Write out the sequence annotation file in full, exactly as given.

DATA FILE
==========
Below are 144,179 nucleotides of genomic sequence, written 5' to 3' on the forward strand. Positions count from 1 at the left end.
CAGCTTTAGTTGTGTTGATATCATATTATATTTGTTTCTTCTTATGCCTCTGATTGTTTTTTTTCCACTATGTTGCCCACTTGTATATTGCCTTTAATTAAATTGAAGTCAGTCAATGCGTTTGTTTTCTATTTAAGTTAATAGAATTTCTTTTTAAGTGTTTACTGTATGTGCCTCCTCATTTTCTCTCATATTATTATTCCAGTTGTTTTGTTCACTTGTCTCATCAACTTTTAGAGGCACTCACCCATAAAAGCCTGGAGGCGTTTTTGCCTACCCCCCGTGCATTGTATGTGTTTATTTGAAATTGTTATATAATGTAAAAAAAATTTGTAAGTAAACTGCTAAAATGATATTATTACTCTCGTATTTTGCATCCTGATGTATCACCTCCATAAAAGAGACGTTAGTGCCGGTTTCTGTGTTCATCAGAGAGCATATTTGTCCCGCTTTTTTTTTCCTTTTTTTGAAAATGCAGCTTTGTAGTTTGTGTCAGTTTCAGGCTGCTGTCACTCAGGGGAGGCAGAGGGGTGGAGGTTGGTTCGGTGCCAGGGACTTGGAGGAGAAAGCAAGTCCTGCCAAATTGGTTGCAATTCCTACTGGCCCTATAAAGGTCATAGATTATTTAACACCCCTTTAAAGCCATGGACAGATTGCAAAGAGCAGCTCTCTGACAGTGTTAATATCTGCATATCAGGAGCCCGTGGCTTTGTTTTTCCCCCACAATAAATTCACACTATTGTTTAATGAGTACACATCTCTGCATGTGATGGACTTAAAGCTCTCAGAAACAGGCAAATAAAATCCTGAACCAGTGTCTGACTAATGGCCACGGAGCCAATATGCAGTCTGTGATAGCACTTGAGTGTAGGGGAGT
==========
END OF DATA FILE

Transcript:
Below are 144,179 nucleotides of genomic sequence, written 5' to 3' on the forward strand. Positions count from 1 at the left end.
CAGCTTTAGTTGTGTTGATATCATATTATATTTGTTTCTTCTTATGCCTCTGATTGTTTTTTTTCCACTATGTTGCCCACTTGTATATTGCCTTTAATTAAATTGAAGTCAGTCAATGCGTTTGTTTTCTATTTAAGTTAATAGAATTTCTTTTTAAGTGTTTACTGTATGTGCCTCCTCATTTTCTCTCATATTATTATTCCAGTTGTTTTGTTCACTTGTCTCATCAACTTTTAGAGGCACTCACCCATAAAAGCCTGGAGGCGTTTTTGCCTACCCCCCGTGCATTGTATGTGTTTATTTGAAATTGTTATATAATGTAAAAAAAATTTGTAAGTAAACTGCTAAAATGATATTATTACTCTCGTATTTTGCATCCTGATGTATCACCTCCATAAAAGAGACGTTAGTGCCGGTTTCTGTGTTCATCAGAGAGCATATTTGTCCCGCTTTTTTTTTCCTTTTTTTGAAAATGCAGCTTTGTAGTTTGTGTCAGTTTCAGGCTGCTGTCACTCAGGGGAGGCAGAGGGGTGGAGGTTGGTTCGGTGCCAGGGACTTGGAGGAGAAAGCAAGTCCTGCCAAATTGGTTGCAATTCCTACTGGCCCTATAAAGGTCATAGATTATTTAACACCCCTTTAAAGCCATGGACAGATTGCAAAGAGCAGCTCTCTGACAGTGTTAATATCTGCATATCAGGAGCCCGTGGCTTTGTTTTTCCCCCACAATAAATTCACACTATTGTTTAATGAGTACACATCTCTGCATGTGATGGACTTAAAGCTCTCAGAAACAGGCAAATAAAATCCTGAACCAGTGTCTGACTAATGGCCACGGAGCCAATATGCAGTCTGTGATAGCACTTGAGTGTAGGGGAGT